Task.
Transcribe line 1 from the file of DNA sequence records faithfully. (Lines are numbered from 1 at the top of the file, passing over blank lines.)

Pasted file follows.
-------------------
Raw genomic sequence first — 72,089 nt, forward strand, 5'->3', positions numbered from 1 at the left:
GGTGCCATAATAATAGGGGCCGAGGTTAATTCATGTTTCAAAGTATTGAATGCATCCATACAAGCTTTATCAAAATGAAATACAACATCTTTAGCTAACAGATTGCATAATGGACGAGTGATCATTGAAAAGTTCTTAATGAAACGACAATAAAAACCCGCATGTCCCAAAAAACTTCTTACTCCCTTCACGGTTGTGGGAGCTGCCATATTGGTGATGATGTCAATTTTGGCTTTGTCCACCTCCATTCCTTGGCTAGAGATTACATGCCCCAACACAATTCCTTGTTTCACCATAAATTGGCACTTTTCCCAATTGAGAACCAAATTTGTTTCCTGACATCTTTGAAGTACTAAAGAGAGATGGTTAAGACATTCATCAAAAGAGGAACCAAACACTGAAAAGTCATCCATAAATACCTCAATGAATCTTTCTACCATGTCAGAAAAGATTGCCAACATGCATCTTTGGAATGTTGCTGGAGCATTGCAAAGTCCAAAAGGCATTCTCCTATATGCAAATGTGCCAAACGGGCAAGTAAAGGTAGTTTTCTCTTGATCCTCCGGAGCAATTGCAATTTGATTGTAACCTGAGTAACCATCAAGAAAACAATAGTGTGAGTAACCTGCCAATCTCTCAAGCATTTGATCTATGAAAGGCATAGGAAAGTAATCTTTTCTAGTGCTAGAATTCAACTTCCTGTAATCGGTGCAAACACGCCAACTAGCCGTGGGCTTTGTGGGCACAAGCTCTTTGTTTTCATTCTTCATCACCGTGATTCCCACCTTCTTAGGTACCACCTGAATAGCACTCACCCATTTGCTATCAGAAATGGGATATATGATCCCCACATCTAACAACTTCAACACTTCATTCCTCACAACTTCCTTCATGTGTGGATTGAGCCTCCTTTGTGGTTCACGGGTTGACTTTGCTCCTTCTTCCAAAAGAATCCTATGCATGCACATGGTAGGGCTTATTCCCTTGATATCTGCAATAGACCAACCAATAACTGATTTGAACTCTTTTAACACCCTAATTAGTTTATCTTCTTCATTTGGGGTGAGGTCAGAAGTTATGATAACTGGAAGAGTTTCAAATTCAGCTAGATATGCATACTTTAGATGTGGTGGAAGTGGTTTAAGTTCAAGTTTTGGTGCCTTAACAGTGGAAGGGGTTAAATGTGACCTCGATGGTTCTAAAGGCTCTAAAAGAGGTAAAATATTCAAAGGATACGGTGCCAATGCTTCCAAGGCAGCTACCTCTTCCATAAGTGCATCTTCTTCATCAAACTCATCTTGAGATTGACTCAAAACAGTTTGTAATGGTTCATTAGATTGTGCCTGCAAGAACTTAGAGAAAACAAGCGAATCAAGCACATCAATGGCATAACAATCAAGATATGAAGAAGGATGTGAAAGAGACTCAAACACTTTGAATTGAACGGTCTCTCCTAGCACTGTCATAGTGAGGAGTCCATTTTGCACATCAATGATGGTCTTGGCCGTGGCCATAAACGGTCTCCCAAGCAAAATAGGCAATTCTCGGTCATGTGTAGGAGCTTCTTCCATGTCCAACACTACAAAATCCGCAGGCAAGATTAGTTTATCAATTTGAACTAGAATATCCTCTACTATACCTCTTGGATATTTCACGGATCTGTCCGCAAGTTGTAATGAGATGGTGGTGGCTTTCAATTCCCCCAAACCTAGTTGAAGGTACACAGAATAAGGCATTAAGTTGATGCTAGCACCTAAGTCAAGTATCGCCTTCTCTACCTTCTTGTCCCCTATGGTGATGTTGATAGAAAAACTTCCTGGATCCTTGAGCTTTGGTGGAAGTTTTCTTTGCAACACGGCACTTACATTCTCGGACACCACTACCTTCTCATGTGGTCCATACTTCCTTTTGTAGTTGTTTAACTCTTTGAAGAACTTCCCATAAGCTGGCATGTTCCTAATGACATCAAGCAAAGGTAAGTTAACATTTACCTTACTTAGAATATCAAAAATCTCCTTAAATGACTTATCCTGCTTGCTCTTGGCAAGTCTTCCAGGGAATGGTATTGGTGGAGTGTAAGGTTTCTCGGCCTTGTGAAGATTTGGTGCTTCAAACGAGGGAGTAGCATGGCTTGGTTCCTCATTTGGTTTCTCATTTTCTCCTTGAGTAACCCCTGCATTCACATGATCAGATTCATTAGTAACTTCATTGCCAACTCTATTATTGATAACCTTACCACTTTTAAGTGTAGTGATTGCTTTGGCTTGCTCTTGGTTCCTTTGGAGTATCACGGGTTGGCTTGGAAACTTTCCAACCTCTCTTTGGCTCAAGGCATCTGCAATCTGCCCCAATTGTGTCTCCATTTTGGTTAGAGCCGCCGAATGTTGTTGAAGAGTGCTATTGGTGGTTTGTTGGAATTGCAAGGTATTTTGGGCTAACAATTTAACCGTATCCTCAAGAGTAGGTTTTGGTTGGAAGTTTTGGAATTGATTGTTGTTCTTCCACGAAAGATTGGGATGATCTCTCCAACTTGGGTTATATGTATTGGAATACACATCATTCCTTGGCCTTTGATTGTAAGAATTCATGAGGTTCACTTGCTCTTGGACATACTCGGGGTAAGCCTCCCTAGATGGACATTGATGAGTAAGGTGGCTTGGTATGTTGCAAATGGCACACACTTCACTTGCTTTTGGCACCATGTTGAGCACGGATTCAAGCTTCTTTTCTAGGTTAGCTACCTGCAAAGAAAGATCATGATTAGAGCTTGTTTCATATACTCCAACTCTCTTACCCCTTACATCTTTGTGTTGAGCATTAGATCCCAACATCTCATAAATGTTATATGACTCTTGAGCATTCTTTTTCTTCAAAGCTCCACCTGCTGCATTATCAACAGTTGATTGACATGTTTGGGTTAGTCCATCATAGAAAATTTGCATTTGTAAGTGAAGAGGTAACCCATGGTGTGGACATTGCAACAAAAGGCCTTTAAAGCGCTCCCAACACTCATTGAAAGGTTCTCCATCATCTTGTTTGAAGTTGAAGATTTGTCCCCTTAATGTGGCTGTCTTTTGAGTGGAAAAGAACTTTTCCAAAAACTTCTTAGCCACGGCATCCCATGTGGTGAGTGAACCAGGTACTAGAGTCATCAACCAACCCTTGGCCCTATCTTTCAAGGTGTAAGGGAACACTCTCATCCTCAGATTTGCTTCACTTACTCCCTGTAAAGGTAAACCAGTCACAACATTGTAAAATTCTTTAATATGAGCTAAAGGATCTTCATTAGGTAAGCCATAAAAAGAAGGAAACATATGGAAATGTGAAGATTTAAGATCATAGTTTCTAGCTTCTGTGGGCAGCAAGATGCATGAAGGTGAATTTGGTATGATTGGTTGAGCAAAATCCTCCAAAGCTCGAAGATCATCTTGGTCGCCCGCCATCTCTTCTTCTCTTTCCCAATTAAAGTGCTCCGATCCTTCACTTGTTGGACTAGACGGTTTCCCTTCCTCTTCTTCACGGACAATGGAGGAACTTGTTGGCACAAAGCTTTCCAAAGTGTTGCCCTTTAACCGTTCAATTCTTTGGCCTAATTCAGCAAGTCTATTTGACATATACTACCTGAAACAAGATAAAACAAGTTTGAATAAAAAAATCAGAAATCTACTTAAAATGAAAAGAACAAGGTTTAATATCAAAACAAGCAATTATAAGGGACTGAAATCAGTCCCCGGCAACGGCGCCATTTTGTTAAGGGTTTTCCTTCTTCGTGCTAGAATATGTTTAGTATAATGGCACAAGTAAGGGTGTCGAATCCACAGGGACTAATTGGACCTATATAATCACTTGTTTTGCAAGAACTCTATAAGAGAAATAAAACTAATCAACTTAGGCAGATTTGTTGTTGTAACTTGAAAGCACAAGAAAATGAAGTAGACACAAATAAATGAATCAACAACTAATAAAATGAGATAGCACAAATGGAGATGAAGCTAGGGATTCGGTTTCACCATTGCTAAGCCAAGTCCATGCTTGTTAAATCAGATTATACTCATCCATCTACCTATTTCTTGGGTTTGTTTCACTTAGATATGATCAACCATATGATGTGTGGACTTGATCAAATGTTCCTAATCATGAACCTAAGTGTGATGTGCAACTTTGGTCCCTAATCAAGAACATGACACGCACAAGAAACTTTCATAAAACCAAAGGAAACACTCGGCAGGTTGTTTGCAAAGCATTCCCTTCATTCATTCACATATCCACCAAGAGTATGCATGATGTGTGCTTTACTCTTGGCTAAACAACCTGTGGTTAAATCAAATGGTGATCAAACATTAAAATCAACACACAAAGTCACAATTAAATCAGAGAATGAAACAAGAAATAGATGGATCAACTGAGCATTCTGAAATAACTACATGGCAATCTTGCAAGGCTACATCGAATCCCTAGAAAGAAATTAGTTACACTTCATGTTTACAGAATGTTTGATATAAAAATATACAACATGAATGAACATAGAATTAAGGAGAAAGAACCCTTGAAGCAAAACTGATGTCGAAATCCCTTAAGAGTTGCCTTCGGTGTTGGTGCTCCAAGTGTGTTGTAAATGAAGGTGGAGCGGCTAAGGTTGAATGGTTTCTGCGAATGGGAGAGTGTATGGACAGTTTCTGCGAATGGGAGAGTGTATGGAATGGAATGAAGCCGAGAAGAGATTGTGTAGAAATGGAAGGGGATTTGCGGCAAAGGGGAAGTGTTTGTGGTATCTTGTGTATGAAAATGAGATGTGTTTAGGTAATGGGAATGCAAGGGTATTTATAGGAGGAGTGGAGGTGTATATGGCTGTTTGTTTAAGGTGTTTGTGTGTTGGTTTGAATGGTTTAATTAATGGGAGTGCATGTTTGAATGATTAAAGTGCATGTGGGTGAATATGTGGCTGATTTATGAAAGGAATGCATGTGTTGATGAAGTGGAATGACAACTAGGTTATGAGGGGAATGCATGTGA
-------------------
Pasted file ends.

Raw genomic sequence first — 72,089 nt, forward strand, 5'->3', positions numbered from 1 at the left: